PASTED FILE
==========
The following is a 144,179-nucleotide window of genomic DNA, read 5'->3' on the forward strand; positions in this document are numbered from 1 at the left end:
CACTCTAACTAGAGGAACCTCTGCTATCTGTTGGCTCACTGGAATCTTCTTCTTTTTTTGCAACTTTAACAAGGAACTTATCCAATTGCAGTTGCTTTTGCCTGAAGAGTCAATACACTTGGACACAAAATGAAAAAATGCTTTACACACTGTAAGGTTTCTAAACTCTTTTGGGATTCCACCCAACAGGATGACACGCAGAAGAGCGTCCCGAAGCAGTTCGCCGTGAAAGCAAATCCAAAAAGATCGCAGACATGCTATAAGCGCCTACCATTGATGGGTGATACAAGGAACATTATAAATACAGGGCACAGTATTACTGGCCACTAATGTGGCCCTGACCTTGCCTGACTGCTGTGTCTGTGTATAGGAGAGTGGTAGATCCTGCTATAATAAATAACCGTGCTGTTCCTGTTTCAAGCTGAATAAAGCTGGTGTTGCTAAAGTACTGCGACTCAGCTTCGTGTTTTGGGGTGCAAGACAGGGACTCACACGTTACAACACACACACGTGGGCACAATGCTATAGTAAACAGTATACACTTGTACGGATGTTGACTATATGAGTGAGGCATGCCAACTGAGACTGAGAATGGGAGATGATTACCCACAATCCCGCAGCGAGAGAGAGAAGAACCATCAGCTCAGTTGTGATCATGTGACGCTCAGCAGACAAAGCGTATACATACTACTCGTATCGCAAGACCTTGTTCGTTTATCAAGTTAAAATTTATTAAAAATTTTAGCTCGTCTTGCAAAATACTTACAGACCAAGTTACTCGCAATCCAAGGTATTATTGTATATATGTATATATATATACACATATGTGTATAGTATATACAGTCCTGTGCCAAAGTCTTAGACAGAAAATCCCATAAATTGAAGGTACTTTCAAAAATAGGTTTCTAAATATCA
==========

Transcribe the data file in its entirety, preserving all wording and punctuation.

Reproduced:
The following is a 144,179-nucleotide window of genomic DNA, read 5'->3' on the forward strand; positions in this document are numbered from 1 at the left end:
CACTCTAACTAGAGGAACCTCTGCTATCTGTTGGCTCACTGGAATCTTCTTCTTTTTTTGCAACTTTAACAAGGAACTTATCCAATTGCAGTTGCTTTTGCCTGAAGAGTCAATACACTTGGACACAAAATGAAAAAATGCTTTACACACTGTAAGGTTTCTAAACTCTTTTGGGATTCCACCCAACAGGATGACACGCAGAAGAGCGTCCCGAAGCAGTTCGCCGTGAAAGCAAATCCAAAAAGATCGCAGACATGCTATAAGCGCCTACCATTGATGGGTGATACAAGGAACATTATAAATACAGGGCACAGTATTACTGGCCACTAATGTGGCCCTGACCTTGCCTGACTGCTGTGTCTGTGTATAGGAGAGTGGTAGATCCTGCTATAATAAATAACCGTGCTGTTCCTGTTTCAAGCTGAATAAAGCTGGTGTTGCTAAAGTACTGCGACTCAGCTTCGTGTTTTGGGGTGCAAGACAGGGACTCACACGTTACAACACACACACGTGGGCACAATGCTATAGTAAACAGTATACACTTGTACGGATGTTGACTATATGAGTGAGGCATGCCAACTGAGACTGAGAATGGGAGATGATTACCCACAATCCCGCAGCGAGAGAGAGAAGAACCATCAGCTCAGTTGTGATCATGTGACGCTCAGCAGACAAAGCGTATACATACTACTCGTATCGCAAGACCTTGTTCGTTTATCAAGTTAAAATTTATTAAAAATTTTAGCTCGTCTTGCAAAATACTTACAGACCAAGTTACTCGCAATCCAAGGTATTATTGTATATATGTATATATATATACACATATGTGTATAGTATATACAGTCCTGTGCCAAAGTCTTAGACAGAAAATCCCATAAATTGAAGGTACTTTCAAAAATAGGTTTCTAAATATCA